A program written in C for QNX, using the Photon GUI. Individual letters are displayed scattered randomly on the screen. The participant has to search the letter to find a given letter. A simple search would be looking for a K amongst O's, whilst a difficult search would be looking for a K amongst Z's. The target letter in this case was displayed in one of 16 predefined positions in a circle (like hours of a clock face), chosen randomly. This project was used to test for spatial neglect in brain injured patients.
A further modification of the ESP v2 project to change the experimental procedure.
A C++ program for generating pseudo-random bit patterns conforming to specified criteria, for input to an autoassociator neural network.
This program was written in C on QNX using the Photon GUI. It performed a multi-task test of icon efficacy. My dissertation was an evaluation of QNX's suitability for psychological experimentation.
The participant had to identify icons as quickly as possible, whilst simultaneously monitoring two moving objects. The two distractor tasks were designed to increase workload; one task was a dot moving randonmly in a square region — the participant had to press a key to change the direction of the dot before it moved outside of the region. The other task featured three vertical bars — the participant had to press a key to centre these bars before they moved beyond certain limits.
A Visual Basic program that measured the time taken to find a given icon in an array of icons displayed in random positions. This was an adaptation of Dr Oscar De Bruijn's original source code to modify the experimental procedure.
A Visual Basic macro to create Microsoft Outlook contacts and email distribution lists from an Access database of people.
This system allows users to save Microsoft Word documents to our web server, where they are allocated a unique identity code, and stored in an organised set of folders for retrieval via web pages. The Visual Basic program is built into a Word document template. The user interface consists of three toolbar buttons and a simple dialog box for entering details about the document.
Uses a data logging package to control a slide projector and sound generator, whilst continuously measuring the subject's heart and eye blink activity. Subjects are presented with slides of pleasant and unpleasant images whilst being startled at random occasions (synchronised to the presentation of the slides) by a loud white noise played over headphones.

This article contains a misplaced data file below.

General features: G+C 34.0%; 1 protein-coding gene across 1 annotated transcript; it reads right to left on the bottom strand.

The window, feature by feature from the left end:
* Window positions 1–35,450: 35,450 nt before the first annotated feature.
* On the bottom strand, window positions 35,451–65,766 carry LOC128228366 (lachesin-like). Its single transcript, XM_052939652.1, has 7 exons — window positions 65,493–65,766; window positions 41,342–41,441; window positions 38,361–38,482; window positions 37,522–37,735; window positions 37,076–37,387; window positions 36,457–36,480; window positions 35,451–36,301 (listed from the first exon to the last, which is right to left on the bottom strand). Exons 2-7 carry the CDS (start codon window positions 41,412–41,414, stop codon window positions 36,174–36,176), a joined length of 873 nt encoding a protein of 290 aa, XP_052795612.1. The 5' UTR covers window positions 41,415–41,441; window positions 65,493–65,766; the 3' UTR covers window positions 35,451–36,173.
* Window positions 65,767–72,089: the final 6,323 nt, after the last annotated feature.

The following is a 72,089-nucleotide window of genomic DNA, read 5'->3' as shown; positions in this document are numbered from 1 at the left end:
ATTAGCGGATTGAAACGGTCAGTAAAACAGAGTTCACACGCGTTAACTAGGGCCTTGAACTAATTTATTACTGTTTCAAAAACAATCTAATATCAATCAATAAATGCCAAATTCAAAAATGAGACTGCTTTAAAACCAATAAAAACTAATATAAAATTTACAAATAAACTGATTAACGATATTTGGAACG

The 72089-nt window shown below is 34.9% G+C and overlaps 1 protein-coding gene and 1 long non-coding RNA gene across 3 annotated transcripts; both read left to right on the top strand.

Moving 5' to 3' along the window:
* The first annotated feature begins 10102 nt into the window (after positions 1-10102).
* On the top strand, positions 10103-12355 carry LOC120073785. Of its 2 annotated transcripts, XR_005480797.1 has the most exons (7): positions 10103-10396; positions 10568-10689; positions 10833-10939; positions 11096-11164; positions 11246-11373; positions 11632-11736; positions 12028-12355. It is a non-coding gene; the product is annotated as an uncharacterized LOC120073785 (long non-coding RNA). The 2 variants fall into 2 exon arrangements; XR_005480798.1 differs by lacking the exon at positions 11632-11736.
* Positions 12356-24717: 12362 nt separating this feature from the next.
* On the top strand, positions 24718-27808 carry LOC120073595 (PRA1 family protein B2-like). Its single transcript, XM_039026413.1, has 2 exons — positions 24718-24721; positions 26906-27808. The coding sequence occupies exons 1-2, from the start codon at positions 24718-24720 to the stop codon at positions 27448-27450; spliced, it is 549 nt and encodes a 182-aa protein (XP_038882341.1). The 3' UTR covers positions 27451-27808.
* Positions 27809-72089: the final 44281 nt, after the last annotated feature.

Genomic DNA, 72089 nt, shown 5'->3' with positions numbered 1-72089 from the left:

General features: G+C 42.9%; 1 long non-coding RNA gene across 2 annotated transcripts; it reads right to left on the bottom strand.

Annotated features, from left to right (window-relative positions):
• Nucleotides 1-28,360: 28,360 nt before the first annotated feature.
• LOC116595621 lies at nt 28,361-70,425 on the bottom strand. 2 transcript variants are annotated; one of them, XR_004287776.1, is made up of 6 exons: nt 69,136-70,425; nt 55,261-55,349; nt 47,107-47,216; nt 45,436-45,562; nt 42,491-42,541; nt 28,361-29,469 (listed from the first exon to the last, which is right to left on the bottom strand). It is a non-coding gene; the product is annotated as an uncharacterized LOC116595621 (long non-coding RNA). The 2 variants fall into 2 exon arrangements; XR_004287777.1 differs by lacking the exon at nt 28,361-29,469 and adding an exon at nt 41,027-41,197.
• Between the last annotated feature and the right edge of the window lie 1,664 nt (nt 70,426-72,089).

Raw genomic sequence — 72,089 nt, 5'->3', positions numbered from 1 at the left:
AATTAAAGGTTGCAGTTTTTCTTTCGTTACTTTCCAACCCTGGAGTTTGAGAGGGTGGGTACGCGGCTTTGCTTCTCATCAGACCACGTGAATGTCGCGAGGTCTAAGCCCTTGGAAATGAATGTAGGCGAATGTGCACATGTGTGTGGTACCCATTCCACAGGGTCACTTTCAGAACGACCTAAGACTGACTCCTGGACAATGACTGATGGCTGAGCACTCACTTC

Provides a measure of vigilance based on the Bakan or Rapid Information Processing task. Subjects monitor a sequence of pseudo-random digits displayed on screen once every 600msec. Subject responds when three odd numbers are presented contiguously. Subject accuracy and speed is measured, statistically analysed, and output in tabular form.
Records operant conditioning of human subjects using multiple variable interval schedules.
The PCIB40 interface card is used extensively in projects requiring an interface between a PC computer and laboratory hardware, and millisecond timing. Object-oriented drivers were written to provide a modular and reusable means of controlling the card.
Tests simple and multi-choice reaction time based on the Hick paradigm. The computer is connected to a custom-built reaction pad of 8 LEDs and buttons laid out in a semicircle, with a 'home' button at the centre of the radius. The subject responds to the lighting of an LED by pressing its corresponding button as quickly as possible.
Performs a geometric progressive ratio schedule for operant conditioning of human subjects. No special hardware is required, but reprogramming of the keyboard is done to permit accurate measurement of keyboard presses. Results are analysed and presented graphically and in tabular format.
To centralise the control of multiple data logging systems, I wrote a set of object-oriented real-time software drivers using the Kermit protocol to transmit data and commands bi-directionally over serial RS-232 lines. Real-time communication and data logging take place concurrently.
Performs the classic Stroop test. A colour word is displayed on screen in a certain 'ink colour'. Control (non-word), congruent word-colour, and incongruent word-colour tests are presented. The subject's task is to respond to the ink colour and not the colour word, using a five-button response pad. The accuracy and speed of the subject’s response is recorded.